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Writing Challenges Chronicles Writing Challenges including the popular '75 word challenge' and the new '300 word challenge'.

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Old 18th October 2011, 08:22 PM   #211 (permalink)
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Re: Improving our Challenge Stories -- READ FIRST POST

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Originally Posted by chrispenycate View Post
Yes, I got most of the story, except that the beast was boss. I suppose it's logical, that; in the sort of show-biz co-operative described the hungriest would rise to the top…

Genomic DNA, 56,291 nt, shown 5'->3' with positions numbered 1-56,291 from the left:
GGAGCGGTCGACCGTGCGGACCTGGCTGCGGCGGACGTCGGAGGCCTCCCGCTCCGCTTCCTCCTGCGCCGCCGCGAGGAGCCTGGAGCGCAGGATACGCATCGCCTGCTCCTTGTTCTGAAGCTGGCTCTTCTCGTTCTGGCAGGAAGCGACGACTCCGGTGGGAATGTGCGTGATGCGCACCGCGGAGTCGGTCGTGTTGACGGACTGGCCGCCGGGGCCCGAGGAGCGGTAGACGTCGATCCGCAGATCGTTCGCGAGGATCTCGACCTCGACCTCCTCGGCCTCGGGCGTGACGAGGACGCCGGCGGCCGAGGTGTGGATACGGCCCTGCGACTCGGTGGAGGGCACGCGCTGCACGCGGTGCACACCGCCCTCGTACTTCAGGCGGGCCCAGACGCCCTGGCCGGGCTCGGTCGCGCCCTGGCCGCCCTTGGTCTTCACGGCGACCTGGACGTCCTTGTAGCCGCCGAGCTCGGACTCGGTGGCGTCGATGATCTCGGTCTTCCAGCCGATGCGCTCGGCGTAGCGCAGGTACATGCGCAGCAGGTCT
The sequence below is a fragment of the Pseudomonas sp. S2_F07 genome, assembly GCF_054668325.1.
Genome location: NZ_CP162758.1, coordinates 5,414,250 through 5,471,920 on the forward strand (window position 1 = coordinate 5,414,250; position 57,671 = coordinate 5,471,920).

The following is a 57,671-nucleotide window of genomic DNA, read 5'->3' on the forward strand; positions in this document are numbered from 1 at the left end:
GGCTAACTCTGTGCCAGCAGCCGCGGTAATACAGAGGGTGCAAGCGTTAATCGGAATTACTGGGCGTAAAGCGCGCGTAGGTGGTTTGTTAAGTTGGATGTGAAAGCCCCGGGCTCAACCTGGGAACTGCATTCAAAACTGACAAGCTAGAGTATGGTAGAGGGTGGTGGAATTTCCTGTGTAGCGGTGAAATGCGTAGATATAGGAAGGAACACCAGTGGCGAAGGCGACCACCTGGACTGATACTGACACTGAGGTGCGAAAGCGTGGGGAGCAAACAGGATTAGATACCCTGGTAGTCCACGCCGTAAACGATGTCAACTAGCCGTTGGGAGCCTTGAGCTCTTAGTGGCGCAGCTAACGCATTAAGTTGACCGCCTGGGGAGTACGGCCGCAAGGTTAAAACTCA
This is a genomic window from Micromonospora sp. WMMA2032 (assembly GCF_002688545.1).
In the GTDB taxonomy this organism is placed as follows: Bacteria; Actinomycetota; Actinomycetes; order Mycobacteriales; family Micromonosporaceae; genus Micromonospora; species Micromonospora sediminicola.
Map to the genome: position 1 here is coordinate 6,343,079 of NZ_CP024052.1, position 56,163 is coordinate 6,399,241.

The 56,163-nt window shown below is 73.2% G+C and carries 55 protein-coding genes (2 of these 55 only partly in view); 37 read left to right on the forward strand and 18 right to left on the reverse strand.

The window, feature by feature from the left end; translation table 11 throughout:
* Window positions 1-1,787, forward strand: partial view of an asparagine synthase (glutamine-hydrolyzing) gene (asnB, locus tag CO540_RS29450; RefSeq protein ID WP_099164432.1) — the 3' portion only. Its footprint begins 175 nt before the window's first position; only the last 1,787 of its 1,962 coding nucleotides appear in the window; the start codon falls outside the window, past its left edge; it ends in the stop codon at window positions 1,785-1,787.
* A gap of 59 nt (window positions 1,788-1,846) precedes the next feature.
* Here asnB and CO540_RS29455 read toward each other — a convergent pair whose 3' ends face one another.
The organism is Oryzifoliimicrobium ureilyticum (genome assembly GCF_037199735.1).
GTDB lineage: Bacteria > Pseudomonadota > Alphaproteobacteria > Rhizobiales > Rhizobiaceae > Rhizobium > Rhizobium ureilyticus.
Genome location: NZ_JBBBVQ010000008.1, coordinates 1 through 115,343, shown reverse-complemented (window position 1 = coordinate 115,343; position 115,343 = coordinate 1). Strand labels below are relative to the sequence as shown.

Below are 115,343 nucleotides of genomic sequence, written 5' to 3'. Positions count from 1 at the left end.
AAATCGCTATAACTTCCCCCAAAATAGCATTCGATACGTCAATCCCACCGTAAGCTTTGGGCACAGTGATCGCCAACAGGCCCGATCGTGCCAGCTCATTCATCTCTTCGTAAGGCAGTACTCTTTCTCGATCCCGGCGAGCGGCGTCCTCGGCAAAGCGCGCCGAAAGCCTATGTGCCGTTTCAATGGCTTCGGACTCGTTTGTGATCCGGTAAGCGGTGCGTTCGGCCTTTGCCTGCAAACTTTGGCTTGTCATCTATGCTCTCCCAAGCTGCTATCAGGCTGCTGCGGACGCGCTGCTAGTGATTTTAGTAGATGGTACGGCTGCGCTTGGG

Nice way of putting it! I hadn't considered that aspect, I wish now I had worked it in somehow (and managed to show the beast was running the show!).

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And now that I read your story again, I still don't get it. The gist (i.e. that the audience is an unwilling participant in the horrific climax) is fine; it's the other parts that I'm confused about. Who are the two people talking? Is one of the speakers the monster, itself? And I still don't get the "She won't fire it." part. I know you said you had originally planned it to be, "She won't fire him." but that doesn't make it clearer for me (told you I was thick...). Who won't fire who, exactly? And is fire used in the colloquial sense, i.e. terminate someone from their job? Or does it mean she won't set the monster flaming? And who is the she, anyway?